In this article, you will structure all the knowledge you’ve got before about the blockchain, fill in the gaps you’ve had, and clarify things that have been complicated and confusing for you about the blockchain technology in a nutshell.
A lot of people misunderstand or confuse some common terms and concepts related to crypto. So, to start, with let’s figure that out:
So, what is it?
Blockchain is the name of new technology. As the name states, a blockchain is basically a chain of blocks. Blocks contain digital info – imagine them as boxes of data tied up and reliant on each other, like wagons in a train.
In case of cryptocurrency blockchains, there is a series of digital transactions in a block that has taken place within a specific timeframe. The blocks together constitute all transactions that have been done since its creation.
To clarify, blockchain , in a nutshell, is a network of computers that can be located all over the world. Computers contributing to a certain blockchain possess the data or transactions that have ever been written on that blockchain.
It removes the need for intermediaries or “third parties.”
Dealing with an intermediary, you need to trust this company with your info which poses a security risk, as your information no longer belongs to you only.
In other words, the need for third parties will be removed with the adoption of blockchain technology and thus will allow peer-to-peer data transfer. So, this way, blockchain provides a method of recording and transferring data in a transparent, secure, and democratic way, as trust is what current systems lack.
The immutability of a blockchain, in a nutshell, means that any once written data on the blockchain is unchanged. To understand it, let’s take sending email as an example. Since you’ve sent an email to a group of people, you can’t take it back. Thus, you will have to ask all of them to delete your email, which can be quite complicated.
So, once the data has been processed, it can’t be changed or altered. As for the blockchain, if anyone tries to change the data in one block, you’ll have to change the whole structure.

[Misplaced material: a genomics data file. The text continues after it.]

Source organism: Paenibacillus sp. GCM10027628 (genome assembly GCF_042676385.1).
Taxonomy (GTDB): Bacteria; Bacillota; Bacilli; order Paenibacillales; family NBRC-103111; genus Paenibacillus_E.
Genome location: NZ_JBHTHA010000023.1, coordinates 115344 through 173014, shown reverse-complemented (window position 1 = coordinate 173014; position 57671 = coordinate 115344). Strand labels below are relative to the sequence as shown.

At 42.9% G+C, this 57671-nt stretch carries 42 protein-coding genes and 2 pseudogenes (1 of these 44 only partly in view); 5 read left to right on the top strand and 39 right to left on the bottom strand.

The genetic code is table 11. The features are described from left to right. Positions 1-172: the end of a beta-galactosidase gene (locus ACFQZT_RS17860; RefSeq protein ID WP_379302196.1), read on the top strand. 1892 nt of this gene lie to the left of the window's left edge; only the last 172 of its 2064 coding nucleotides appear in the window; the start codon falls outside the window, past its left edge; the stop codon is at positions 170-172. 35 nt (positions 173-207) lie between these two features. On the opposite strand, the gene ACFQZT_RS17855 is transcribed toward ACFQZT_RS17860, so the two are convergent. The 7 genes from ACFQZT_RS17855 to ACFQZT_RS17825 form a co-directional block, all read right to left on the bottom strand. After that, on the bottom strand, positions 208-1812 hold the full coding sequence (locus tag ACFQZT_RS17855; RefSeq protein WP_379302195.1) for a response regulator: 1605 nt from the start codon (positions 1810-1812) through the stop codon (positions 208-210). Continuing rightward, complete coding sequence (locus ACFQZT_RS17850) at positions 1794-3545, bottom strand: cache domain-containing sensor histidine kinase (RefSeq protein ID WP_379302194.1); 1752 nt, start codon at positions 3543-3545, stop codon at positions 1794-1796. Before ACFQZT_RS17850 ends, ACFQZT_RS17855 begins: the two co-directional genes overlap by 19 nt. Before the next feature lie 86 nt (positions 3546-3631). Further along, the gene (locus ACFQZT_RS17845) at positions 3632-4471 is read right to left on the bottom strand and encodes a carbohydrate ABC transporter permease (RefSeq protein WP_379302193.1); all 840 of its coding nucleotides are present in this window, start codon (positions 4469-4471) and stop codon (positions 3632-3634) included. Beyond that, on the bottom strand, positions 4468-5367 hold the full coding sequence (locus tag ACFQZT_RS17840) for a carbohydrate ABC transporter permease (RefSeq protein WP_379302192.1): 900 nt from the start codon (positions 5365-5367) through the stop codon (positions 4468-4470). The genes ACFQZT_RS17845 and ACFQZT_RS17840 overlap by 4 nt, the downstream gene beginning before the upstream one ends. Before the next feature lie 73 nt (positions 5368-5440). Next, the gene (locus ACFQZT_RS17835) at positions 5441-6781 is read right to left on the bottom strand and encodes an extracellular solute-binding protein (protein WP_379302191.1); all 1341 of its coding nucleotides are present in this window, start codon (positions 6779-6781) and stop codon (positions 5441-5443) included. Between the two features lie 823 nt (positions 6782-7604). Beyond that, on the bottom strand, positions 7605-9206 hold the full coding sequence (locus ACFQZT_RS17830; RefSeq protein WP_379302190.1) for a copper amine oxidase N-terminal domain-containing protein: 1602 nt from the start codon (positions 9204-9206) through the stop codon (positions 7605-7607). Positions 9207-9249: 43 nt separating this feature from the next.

When people refer to a blockchain as “fast,” they’re typically comparing a system that uses blockchain to a system that does not. It takes seconds for an email to go around the world but it can take several weeks for money to move across the city through the banking system. Often the reason the blockchain-based system is faster is that the involvement of intermediaries or other third parties makes the non-blockchain system slower.
Generally, there are more than 10,000 blockchains nowadays. Most of them are either public or private.
In this example, open source soft is used by every person participating in the network. Anybody can join, as the network has a global foundation. To understand blockchain in a nutshell works, think of Torrent network – peer to peer file sharing. Its principle looks like that:
Firstly, imagine you have a book, and you want to give copies to 100 people. You could make 100 copies and hand them out but that would be slow, limited by how fast you could make the copies.
Then, imagine if you gave a copy of one page to each person (for the sake of simplicity we’ll assume a 100-page book). Then you told them to make 99 copies of their one page and hand them out to everybody else.
As a result, they still end up with 100 books, but in this case, 100 people worked on making copies, not just one.
Public blockchains use the same principle.
In private blockchains, the blockchain’s owner is a single person or an enterprise that can reverse or delete commands on a blockchain. That’s why it is not fully decentralized and thus can just be called a distributed ledger or database with cryptography to secure it. On the other hand, they are more suitable for businesses than public ones. For example, companies as WalMart are developing their blockchains to track supply-chain logistics.
Each blockchain is based on a protocol or “consensus algorithm”. A protocol is an agreed interaction method between computers. So, it is like the rules that each machine within the network has to follow.
These methods are implemented to reach consensus and validate transactions within a blockchain network.
Some of them require investors to purchase physical mining equipment (the one called Proof-of-Work algorithm) while others require no physical hardware, and just holding the coins (called Proof- of- Stake).
In short, to maintain transaction history within time frames, copies of all the blocks are distributed among the participants of this blockchain, who are called nodes. Any person can be a node. Nodes manage the blockchain’s software and continuously update it with the most recent blockchain information.
A lot of evidence shows that the cryptocurrency and blockchain market is growing. In the case of Novem Gold, the gold industry is merging with blockchain making it easy to trade physical gold without the challenges of transparency and trust. All this is happening thanks to NEO’s vision of a smart economy.
Novem Gold’s entire approach is based on safety and transparency. Through the use of the NEO’s blockchain, Novem Gold is providing institutional as well as retail investors a transparent opportunity that can handle secure storage and transfer of physical gold.